Most businesses in Myanmar not disaster-ready, experts say

Most businesses in Myanmar are not prepared for natural disasters that hit the country every year, such as drought, cyclones, landslides and floods, experts said.

U Soe Tun, co-chair of the Myanmar Private Sector Disaster Management Network, said private businesses still lack awareness and preparation of preventive measures against natural hazards.

He added that only about 18 percent of businesses in the country have contingency plans to mitigate and minimise the effects of disasters.

“When we conducted the survey, we found that 82pc of respondents had not made preparations. If disasters happen, the private sector and many businesses might collapse,” he said.

Experts have said the floods that inundated a large part of the country this year damaged roads, bridges and houses and killed many of people. More than two million hectares of farmland were destroyed, with total damage estimated at K1.94 trillion (US$1.27 billion).

This amount is equivalent to 3.1pc of the country’s GDP, based on World Bank estimates. Business people from foreign countries should make preparations depending on where they are based, U Soe Tun said.

“We can’t say definitely what businesses and regions will be affected more, but every sector needs to make preparations,” he said.

However, he said that not many businessmen seem interested in disaster preparedness and mitigation. “We need to carry out more awareness campaigns,” he said.

The Department of Disaster Management warned that natural disasters might become more destructive in the future due to the effects of climate change. According to experts, the country could lose up to US$190 million every year from disasters.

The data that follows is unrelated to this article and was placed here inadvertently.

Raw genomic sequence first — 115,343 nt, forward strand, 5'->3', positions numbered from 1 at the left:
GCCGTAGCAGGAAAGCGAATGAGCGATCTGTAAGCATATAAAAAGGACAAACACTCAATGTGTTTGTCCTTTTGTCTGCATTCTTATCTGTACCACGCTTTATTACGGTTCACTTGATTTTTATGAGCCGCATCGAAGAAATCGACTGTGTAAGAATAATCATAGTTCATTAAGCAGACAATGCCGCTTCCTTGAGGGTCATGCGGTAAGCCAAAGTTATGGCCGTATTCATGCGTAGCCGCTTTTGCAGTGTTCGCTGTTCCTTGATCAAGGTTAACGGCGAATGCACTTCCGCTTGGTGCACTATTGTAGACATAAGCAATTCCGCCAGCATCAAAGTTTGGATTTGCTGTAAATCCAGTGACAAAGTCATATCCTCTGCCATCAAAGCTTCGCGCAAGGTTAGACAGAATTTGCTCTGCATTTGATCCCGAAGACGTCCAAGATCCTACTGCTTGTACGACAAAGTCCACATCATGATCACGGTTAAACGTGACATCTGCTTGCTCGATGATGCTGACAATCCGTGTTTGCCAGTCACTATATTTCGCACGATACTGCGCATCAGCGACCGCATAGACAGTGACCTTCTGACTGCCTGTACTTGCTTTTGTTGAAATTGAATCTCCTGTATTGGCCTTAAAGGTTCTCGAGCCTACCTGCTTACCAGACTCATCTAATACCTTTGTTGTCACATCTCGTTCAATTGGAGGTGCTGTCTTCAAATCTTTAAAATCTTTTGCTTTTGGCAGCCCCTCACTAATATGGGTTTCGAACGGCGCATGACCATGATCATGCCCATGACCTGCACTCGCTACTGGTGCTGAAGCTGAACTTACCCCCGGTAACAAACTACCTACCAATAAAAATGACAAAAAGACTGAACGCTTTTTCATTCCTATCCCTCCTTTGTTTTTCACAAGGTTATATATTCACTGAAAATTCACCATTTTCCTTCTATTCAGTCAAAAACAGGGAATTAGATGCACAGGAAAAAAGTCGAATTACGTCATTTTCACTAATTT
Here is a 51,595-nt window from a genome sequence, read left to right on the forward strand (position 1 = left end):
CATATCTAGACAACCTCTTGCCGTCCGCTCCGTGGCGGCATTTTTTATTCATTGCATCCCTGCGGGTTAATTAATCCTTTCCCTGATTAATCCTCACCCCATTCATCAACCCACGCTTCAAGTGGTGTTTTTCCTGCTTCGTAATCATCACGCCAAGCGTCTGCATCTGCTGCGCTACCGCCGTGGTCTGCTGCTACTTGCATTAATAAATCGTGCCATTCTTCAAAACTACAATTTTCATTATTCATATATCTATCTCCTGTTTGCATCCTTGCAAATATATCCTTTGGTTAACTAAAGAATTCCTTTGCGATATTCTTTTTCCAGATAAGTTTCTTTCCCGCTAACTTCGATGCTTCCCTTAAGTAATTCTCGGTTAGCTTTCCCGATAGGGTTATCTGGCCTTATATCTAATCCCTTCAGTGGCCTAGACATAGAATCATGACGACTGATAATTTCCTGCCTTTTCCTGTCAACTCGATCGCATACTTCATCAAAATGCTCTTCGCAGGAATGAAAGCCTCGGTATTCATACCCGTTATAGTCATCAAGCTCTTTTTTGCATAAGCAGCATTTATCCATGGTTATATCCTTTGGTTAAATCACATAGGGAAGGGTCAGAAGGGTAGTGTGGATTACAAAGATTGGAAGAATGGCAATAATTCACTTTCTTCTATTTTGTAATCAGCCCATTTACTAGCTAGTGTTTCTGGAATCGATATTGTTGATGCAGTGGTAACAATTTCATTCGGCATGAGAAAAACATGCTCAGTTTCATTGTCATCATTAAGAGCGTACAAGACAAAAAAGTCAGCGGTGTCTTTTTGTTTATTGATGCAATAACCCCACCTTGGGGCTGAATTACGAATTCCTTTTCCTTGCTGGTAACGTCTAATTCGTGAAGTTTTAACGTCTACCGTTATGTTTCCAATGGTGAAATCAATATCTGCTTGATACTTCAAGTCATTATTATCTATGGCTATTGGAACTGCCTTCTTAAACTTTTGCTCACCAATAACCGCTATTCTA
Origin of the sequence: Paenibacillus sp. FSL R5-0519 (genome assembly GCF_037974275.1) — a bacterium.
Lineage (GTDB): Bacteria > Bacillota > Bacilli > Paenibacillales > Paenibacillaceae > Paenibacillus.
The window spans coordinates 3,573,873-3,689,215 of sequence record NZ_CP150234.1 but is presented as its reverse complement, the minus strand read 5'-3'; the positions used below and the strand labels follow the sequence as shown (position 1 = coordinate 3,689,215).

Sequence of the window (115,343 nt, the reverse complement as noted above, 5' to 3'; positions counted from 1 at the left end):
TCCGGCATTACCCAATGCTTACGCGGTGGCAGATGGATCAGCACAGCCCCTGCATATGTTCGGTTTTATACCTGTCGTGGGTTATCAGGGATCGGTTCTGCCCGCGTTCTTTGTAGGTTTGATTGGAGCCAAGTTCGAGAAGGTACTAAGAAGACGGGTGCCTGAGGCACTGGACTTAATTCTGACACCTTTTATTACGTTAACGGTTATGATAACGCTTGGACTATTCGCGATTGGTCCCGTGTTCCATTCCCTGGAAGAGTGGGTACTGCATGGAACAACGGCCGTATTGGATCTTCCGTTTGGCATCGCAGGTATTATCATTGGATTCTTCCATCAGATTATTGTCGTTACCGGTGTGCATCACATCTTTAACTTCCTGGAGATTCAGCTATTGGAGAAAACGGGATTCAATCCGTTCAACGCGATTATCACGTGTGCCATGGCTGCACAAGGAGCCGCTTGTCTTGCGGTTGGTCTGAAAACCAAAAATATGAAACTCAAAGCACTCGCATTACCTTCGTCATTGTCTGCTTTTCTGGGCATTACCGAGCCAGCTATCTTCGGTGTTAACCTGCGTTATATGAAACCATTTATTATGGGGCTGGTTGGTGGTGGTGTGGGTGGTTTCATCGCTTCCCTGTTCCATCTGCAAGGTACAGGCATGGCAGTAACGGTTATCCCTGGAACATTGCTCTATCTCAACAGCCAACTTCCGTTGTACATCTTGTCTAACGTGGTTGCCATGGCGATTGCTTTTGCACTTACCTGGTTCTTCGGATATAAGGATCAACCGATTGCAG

The Asian Preparedness Partnership, which was established to help strengthen emergency responses in disaster-prone countries in Asia, such as Myanmar, Nepal, Pakistan, the Philippines, Cambodia and Sri Lanka, is leading efforts to raise awareness of the threat posed by natural disasters in the region.

“Preparations must be made to prevent businesses from going bankrupt because of natural disasters,” said U Myat Thar of the Asian Disaster Preparedness Centre.

U Soe Tun urged the government to come up with policies to support preparations for natural disasters.

A recent policy discussion on disaster preparedness in Yangon earlier this month generated little from the business sector, U Soe Tun said.

But he said the participants, which included government, and local and international nongovernmental groups, came up with an action plan to help mitigate the effects of natural disasters.

“Action plans for each business sector will be drafted,” U Soe Tun said.

Source: Myanmar Times

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